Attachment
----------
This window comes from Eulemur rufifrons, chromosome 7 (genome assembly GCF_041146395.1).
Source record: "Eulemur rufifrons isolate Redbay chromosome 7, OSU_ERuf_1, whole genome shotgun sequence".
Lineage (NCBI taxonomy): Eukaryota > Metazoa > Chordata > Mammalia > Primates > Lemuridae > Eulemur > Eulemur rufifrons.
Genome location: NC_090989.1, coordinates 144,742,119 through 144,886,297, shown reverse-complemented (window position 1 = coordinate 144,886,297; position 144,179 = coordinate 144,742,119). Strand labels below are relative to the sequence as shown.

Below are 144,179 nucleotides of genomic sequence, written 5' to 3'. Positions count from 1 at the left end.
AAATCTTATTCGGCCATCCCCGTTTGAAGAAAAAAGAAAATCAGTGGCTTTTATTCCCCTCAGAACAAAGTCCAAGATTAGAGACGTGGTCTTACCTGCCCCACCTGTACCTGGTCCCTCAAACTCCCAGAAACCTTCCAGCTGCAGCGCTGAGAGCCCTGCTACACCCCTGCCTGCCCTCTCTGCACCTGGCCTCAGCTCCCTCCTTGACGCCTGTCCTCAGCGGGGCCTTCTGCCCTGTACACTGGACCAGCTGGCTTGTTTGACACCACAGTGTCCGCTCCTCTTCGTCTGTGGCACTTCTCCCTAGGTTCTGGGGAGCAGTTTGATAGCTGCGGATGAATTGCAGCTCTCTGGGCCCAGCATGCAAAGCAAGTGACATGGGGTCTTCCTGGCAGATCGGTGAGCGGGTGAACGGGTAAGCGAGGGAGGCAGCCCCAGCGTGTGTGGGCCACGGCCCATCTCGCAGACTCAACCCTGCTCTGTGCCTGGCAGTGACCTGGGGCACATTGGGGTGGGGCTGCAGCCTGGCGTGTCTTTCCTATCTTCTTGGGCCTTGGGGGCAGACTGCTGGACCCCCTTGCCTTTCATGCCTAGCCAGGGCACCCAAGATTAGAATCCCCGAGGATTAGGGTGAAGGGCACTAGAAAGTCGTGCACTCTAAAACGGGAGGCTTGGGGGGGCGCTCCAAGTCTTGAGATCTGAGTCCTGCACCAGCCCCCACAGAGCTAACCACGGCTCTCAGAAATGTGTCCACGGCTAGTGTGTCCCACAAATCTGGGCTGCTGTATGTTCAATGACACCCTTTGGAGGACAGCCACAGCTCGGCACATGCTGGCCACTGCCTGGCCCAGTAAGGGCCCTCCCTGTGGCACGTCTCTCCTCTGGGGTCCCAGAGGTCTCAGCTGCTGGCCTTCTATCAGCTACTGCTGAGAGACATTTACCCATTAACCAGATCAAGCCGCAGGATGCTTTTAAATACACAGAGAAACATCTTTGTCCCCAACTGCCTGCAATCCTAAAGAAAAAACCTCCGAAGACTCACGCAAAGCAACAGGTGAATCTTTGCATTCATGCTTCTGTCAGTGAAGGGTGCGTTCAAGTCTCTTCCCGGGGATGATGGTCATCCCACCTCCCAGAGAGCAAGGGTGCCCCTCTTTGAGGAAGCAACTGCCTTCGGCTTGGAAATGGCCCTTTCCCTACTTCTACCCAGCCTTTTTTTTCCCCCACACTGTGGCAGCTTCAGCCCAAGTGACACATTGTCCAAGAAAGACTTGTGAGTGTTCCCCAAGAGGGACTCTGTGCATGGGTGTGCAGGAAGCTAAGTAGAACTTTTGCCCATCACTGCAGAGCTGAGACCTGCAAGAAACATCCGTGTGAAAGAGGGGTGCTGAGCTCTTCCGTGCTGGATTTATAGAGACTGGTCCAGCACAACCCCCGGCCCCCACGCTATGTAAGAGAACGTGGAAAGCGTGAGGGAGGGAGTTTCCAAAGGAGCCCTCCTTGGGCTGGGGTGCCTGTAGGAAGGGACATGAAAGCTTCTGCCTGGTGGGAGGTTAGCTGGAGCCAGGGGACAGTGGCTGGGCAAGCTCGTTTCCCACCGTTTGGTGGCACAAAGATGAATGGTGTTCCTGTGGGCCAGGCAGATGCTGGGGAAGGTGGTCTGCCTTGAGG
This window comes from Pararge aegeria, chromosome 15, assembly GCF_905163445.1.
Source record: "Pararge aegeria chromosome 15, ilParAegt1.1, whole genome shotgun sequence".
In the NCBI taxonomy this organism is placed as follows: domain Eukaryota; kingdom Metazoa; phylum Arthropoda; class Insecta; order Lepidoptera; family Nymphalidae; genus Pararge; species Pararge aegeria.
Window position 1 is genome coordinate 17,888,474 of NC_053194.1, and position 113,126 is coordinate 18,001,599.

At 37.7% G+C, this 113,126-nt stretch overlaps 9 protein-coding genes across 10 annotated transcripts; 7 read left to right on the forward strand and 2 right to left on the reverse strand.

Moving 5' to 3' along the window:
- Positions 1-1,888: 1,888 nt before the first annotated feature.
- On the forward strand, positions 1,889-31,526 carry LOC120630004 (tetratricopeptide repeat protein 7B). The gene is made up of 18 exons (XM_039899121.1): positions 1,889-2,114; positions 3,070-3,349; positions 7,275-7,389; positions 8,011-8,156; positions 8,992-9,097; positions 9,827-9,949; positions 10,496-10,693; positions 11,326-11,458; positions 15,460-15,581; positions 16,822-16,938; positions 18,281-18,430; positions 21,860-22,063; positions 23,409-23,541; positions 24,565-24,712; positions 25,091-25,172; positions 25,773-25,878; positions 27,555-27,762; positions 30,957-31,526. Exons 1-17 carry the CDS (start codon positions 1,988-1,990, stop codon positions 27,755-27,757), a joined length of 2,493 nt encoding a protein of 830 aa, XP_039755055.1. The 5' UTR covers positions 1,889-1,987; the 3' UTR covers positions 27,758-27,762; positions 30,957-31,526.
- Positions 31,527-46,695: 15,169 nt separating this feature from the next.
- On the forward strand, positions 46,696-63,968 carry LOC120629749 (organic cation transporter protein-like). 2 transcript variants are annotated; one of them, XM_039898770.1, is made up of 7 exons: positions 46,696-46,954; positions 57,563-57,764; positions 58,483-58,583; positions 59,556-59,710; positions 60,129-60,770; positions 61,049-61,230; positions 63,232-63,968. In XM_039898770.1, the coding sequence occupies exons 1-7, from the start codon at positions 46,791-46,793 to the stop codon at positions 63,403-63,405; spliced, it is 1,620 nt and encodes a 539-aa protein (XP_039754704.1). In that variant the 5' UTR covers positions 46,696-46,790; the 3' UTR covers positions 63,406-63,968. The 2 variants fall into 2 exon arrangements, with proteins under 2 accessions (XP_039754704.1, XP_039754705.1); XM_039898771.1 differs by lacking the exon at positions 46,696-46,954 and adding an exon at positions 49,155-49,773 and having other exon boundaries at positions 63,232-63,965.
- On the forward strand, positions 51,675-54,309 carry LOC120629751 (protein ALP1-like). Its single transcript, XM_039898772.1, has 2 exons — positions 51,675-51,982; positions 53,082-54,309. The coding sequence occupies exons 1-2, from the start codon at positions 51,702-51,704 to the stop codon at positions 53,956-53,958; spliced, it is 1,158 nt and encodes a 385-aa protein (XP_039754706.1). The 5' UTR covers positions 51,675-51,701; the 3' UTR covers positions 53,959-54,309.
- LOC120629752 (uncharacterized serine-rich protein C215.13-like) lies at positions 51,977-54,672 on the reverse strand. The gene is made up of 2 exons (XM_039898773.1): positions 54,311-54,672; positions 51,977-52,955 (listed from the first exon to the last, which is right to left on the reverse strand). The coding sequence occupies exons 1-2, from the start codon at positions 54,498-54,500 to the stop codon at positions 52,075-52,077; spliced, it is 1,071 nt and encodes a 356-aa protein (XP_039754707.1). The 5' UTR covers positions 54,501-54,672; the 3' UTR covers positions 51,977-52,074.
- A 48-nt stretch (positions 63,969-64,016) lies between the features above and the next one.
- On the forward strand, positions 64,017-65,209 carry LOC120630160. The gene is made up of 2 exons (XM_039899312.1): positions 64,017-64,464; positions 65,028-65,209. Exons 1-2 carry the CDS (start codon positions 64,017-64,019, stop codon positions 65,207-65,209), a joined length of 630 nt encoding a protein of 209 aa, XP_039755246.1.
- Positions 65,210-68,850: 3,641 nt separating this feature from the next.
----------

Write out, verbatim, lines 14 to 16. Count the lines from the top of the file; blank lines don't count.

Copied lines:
- On the forward strand, positions 1,889-31,526 carry LOC120630004 (tetratricopeptide repeat protein 7B). The gene is made up of 18 exons (XM_039899121.1): positions 1,889-2,114; positions 3,070-3,349; positions 7,275-7,389; positions 8,011-8,156; positions 8,992-9,097; positions 9,827-9,949; positions 10,496-10,693; positions 11,326-11,458; positions 15,460-15,581; positions 16,822-16,938; positions 18,281-18,430; positions 21,860-22,063; positions 23,409-23,541; positions 24,565-24,712; positions 25,091-25,172; positions 25,773-25,878; positions 27,555-27,762; positions 30,957-31,526. Exons 1-17 carry the CDS (start codon positions 1,988-1,990, stop codon positions 27,755-27,757), a joined length of 2,493 nt encoding a protein of 830 aa, XP_039755055.1. The 5' UTR covers positions 1,889-1,987; the 3' UTR covers positions 27,758-27,762; positions 30,957-31,526.
- Positions 31,527-46,695: 15,169 nt separating this feature from the next.
- On the forward strand, positions 46,696-63,968 carry LOC120629749 (organic cation transporter protein-like). 2 transcript variants are annotated; one of them, XM_039898770.1, is made up of 7 exons: positions 46,696-46,954; positions 57,563-57,764; positions 58,483-58,583; positions 59,556-59,710; positions 60,129-60,770; positions 61,049-61,230; positions 63,232-63,968. In XM_039898770.1, the coding sequence occupies exons 1-7, from the start codon at positions 46,791-46,793 to the stop codon at positions 63,403-63,405; spliced, it is 1,620 nt and encodes a 539-aa protein (XP_039754704.1). In that variant the 5' UTR covers positions 46,696-46,790; the 3' UTR covers positions 63,406-63,968. The 2 variants fall into 2 exon arrangements, with proteins under 2 accessions (XP_039754704.1, XP_039754705.1); XM_039898771.1 differs by lacking the exon at positions 46,696-46,954 and adding an exon at positions 49,155-49,773 and having other exon boundaries at positions 63,232-63,965.